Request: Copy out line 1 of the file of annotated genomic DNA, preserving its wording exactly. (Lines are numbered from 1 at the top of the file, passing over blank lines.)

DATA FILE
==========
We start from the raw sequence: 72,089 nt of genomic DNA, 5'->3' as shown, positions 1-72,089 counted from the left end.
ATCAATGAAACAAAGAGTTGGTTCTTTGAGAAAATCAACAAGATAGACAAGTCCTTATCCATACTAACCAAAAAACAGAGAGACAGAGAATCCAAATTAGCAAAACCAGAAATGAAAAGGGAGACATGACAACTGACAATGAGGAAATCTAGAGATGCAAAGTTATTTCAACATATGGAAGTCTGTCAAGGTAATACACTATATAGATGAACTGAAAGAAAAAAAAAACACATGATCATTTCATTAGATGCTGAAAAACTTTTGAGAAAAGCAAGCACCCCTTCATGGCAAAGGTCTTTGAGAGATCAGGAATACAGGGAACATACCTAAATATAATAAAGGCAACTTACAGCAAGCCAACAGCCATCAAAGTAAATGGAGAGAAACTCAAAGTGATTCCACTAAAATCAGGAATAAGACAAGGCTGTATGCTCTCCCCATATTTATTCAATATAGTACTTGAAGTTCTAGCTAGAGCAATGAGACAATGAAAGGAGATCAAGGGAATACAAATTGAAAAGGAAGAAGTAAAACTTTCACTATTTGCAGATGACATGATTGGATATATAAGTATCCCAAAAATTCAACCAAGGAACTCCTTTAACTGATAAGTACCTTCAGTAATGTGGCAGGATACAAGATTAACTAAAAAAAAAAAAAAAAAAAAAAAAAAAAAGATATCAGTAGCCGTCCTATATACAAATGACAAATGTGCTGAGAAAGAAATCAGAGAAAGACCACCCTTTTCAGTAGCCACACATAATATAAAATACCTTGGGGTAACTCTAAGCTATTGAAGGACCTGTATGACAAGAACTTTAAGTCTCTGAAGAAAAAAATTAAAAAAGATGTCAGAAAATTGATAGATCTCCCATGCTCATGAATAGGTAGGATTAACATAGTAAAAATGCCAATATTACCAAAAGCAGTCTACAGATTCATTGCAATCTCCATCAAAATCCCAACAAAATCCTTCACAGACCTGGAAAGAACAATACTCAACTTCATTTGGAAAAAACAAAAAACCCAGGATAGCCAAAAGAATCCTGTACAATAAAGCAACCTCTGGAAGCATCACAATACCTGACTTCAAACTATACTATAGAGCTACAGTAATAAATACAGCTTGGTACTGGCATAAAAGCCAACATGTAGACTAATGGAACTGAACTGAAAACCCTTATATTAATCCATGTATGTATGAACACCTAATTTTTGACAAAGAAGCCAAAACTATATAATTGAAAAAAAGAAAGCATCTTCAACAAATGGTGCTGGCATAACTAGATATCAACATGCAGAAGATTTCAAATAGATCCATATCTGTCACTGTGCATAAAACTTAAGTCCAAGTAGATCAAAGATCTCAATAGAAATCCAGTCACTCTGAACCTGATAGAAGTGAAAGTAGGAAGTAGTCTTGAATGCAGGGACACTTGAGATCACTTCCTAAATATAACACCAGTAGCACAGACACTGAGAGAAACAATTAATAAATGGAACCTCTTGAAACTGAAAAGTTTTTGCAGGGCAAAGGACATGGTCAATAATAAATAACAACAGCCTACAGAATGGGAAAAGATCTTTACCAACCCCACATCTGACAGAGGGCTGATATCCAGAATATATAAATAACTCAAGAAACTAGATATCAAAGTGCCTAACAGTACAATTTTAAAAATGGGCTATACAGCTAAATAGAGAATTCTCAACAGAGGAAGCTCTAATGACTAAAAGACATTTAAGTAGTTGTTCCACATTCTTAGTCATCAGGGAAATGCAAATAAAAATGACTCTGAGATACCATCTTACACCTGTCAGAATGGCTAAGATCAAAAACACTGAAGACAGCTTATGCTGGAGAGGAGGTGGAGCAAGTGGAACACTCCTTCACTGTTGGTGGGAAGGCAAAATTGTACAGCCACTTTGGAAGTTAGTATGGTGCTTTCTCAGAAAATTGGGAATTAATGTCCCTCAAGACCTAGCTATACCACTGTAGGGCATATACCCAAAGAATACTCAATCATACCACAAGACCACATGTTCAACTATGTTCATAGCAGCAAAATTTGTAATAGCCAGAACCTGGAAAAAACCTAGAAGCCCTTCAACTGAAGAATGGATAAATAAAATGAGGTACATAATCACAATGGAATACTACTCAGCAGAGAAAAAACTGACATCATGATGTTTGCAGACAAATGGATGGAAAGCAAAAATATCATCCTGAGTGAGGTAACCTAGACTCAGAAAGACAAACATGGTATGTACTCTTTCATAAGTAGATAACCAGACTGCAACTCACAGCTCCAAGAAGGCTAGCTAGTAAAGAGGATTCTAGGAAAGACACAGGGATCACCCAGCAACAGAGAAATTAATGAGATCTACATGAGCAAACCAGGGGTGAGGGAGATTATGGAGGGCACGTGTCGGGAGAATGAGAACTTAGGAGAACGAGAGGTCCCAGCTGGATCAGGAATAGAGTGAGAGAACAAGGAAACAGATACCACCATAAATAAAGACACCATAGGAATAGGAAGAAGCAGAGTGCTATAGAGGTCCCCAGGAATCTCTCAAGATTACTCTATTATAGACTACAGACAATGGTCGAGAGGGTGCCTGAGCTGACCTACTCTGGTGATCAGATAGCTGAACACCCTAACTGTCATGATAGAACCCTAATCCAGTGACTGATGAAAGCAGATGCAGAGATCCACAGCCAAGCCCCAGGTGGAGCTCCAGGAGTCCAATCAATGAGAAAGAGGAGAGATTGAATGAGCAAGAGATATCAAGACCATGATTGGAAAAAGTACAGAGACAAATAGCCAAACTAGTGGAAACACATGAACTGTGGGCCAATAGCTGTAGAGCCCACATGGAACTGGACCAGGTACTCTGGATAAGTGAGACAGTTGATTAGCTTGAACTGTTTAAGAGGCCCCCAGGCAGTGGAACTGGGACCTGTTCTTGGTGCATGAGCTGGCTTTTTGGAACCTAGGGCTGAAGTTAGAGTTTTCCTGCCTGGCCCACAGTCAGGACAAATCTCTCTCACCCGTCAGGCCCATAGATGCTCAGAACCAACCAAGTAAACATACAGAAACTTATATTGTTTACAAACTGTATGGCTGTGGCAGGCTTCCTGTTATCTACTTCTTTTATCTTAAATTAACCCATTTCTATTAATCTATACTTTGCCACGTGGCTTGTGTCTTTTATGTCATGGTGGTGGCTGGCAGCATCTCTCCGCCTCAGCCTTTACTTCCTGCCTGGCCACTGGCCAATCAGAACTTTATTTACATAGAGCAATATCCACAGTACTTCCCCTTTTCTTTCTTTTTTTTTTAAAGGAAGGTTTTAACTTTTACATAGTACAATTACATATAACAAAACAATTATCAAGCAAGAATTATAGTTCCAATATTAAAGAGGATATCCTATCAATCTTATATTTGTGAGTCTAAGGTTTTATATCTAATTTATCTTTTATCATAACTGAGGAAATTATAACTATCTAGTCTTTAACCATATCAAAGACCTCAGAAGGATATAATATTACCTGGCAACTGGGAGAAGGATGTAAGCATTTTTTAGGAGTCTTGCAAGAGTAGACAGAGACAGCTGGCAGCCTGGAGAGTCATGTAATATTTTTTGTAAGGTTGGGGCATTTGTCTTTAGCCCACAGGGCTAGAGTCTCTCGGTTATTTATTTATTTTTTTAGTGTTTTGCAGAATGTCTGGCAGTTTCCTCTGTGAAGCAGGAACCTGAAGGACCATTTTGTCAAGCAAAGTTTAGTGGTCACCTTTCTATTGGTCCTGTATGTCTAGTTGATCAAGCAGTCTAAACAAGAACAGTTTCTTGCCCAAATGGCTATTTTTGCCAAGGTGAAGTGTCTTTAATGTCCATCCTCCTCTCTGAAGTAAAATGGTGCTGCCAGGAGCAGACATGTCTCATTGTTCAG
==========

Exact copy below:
We start from the raw sequence: 72,089 nt of genomic DNA, 5'->3' as shown, positions 1-72,089 counted from the left end.